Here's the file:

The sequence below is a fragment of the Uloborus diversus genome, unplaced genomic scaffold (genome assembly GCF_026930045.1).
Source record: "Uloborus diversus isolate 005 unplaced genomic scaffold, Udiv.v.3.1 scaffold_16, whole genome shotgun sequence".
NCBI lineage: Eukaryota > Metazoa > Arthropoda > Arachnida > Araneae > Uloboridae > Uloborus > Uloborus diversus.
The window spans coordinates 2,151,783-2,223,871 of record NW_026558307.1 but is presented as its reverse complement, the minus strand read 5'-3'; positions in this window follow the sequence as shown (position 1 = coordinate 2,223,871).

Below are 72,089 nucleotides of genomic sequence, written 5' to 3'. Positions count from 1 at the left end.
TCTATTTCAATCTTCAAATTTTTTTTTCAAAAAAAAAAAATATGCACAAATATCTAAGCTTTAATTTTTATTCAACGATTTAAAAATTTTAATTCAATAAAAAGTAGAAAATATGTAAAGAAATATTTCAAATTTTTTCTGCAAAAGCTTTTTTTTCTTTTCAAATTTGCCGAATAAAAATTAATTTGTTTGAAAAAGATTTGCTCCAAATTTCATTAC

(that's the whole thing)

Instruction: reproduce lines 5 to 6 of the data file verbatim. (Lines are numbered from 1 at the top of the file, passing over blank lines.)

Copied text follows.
Below are 72,089 nucleotides of genomic sequence, written 5' to 3'. Positions count from 1 at the left end.
TCTATTTCAATCTTCAAATTTTTTTTTCAAAAAAAAAAAATATGCACAAATATCTAAGCTTTAATTTTTATTCAACGATTTAAAAATTTTAATTCAATAAAAAGTAGAAAATATGTAAAGAAATATTTCAAATTTTTTCTGCAAAAGCTTTTTTTTCTTTTCAAATTTGCCGAATAAAAATTAATTTGTTTGAAAAAGATTTGCTCCAAATTTCATTAC